Walk back in time in Siena

(1 hour and 40 min)

One of my favorite spots to visit is Siena. There is something unique and different about it compared to its neighbor, Florence. No matter which road you take, all roads lead to the Piazza del Campo. This is the famous square where The Palio occurs every year on July 2nd and August 16th. Most of the year you will find the Piazza to be a quiet open space to grab a cappuccino or a pizza and people watch. On the days of the Palio, it is transformed into a medieval race track with sand, as horses race around the square to determine which neighborhood wins the victory bragging rights for the rest of the year. Each neighborhood is represented by a mascot and a distinctive flag, so as you wander the streets of Siena you will see all sorts of mascot memorabilia for sale. What better way to become a part of the festivities than finding the mascot that speaks to you and join in on the fun!

Castellina Chianti

(1 hour and 20 min)

Besides Vicopisano, Castellina is probably the smallest town on this list, but well worth the visit. It’s a sleepy town filled with store fronts selling genuine leather purses and belts, authentic wood cutting boards, and much more. There are unsuspecting tunnels that you can stroll through to go from one end of the town to the other, a museum in a castle, and a church with an early 15th century fresco of Madonna with Child. It’s so small that you can easily combine this visit with Siena while you treat yourself to yet another deliciously creamy gelato.

Visit Roman Ruins in Volterra

(1 hour)

This is my most recent find and one that I would like to explore further. Volterra sits upon a mountaintop and overlooks the wide expanse of the countryside below. It is a city that dates back to 7th century BC and still has evidence of Roman influence from the Roman Theatre ruins and Parco Archeologico. The Roman Theatre is a spectacle in itself as you can still see several rows of seating that lie against the hill for people to watch and listen to music or theatre, while the park still has water basins that look like tubs strewn along various parts of the green lawn. Be sure to bring quality footwear, as there are many steep hills you may be venturing over.

Walking into Volterra

Stroll through the city of towers – San Gimignano

(1 hour and 10 min)

All medieval cities once had a variety of towers to keep the city safe, but due to war or simply urban renewal, many towers have been destroyed over time. Luckily, San Gimignano has been able to safeguard 14 of their towers; hence, its nickname of the City of Towers. Despite the fact that the town is a busy tourist attraction, you can still witness many locals living their day to day life. You will see their laundry hanging to dry or old men sitting on a doorstep together enjoying an espresso and probably talking about the most recent soccer match. I do recommend arriving in town as early as possible though, because once the afternoon arrives, so do all the tour buses. Luckily there are some hidden streets not ventured by many, so you can still get away from the crowds if you’re willing to get lost in adventure a bit. Besides eating at the Gelateria Dondoli which has the claim to fame for having the “Best Gelato in the World” in Piazza della Cisterna, a must see spot is Punto Panoramaico to gaze out over a classic Tuscan view and to watch the sun slowly rise or set over the towers.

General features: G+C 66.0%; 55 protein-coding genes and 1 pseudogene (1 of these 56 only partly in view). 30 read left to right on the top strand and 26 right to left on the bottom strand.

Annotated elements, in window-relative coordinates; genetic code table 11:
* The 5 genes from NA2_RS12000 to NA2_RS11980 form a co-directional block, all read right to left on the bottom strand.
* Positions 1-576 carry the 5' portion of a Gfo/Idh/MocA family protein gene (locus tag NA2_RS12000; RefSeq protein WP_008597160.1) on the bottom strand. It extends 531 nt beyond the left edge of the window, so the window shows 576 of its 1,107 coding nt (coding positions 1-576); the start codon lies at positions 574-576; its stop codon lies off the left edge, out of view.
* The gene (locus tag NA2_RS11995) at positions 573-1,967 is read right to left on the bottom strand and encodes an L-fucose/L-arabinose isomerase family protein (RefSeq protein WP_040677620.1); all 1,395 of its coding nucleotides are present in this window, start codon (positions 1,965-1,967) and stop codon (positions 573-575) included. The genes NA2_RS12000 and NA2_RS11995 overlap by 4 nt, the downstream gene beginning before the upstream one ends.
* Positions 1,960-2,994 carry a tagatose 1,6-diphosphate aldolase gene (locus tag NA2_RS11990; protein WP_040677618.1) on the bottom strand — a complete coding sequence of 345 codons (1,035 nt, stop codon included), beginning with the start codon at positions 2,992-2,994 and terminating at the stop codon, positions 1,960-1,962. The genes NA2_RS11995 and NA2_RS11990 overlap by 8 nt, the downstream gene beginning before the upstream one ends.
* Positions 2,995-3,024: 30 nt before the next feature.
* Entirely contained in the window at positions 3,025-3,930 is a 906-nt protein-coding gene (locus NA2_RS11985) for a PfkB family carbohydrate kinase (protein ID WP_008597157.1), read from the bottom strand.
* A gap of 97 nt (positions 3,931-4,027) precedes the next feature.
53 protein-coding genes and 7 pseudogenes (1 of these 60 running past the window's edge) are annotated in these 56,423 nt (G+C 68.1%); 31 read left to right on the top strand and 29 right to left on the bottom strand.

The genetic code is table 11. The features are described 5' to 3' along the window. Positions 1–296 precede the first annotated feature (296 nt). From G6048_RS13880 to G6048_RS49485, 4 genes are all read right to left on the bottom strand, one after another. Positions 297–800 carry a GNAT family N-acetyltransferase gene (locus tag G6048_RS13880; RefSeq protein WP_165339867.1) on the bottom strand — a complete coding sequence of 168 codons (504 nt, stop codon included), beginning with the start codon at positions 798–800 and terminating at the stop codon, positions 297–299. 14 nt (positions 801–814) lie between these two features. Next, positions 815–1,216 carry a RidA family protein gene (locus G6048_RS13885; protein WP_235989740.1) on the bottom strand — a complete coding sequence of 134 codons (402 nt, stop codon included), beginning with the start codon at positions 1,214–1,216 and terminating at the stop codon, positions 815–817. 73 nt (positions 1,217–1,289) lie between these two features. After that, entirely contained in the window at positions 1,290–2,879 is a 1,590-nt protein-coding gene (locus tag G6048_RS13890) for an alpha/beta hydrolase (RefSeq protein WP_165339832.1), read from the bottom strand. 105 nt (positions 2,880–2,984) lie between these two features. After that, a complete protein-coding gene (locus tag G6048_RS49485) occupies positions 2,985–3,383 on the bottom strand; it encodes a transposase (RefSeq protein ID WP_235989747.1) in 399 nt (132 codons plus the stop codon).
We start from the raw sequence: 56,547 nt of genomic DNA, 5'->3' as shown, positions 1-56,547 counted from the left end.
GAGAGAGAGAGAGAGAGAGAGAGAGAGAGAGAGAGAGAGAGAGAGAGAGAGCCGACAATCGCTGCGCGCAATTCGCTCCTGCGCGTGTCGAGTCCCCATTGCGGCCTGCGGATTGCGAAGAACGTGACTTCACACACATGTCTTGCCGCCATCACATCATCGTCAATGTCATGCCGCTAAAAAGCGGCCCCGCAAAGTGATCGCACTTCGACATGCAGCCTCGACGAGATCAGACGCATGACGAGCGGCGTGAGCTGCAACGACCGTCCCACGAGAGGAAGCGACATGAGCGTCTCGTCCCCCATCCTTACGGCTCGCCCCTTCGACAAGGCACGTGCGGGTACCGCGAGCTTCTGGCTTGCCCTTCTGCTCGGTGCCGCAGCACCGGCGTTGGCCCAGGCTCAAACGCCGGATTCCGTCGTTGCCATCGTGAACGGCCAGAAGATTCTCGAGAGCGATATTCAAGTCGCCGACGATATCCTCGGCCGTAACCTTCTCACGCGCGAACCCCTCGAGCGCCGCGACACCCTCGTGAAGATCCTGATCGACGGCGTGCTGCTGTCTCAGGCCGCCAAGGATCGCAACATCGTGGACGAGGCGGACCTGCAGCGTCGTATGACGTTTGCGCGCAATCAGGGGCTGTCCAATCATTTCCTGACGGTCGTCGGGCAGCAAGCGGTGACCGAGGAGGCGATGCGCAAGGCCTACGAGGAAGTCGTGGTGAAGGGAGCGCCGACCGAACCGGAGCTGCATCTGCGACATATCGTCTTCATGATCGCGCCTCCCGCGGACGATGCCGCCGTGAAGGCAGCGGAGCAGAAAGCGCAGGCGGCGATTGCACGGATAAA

Looking out upon the Tuscan countryside from Punto Panoramaico
Laundry in San Gimignano

There is so much to discover in Tuscany that one trip won’t ever be enough. Whether you have a home base, like in Vicopisano, or if you take up a new apartment every few days, the memories and beauty of Tuscany will never fade; if anything, they will only have you coming back for more.

Buon Viaggio!

Road Trip Around Ireland

My first trip without friends and family was with an organized group called Contiki, to the enchanted island of Ireland. This couldn’t have been a better first trip to do on my own. I loved it so much that I want to go back and explore more of the western side of the island. Besides the beauty of the green countryside and the jagged shorelines, the Irish people are what makes the adventure to this little island in the northern Atlantic so memorable. The Irish are the wittiest, funniest, and most genuine people I’ve ever met. If you end up sitting next to someone at a pub, don’t be afraid to strike up a conversation with them. Even better yet, if you find a pub that has live music, don’t be afraid to get up and dance the night away!

Why Contiki?

Contiki is a great organization for travelers, ages 18-35. Their trips incorporate culture, adventure, downtime, and plenty of wiggle room for those who want to venture out on their own. The best part of using an organization such as Contiki is that the planning of the trip is entirely done for you, so no need to think of where to go, how to get there, what type of activities to do, etc. Just buy your plane ticket and show up! Their trips show you the best of what the country has to offer, at a relatively decent price for young travelers. Along the way you meet like minded people from all over the world, with whom you form a bond with over the span of your trip and sometimes even beyond. So if you are nervous about traveling overseas either by yourself or with friends, then check out what Contiki has to offer because once you do it once, you’ll want to go back for seconds!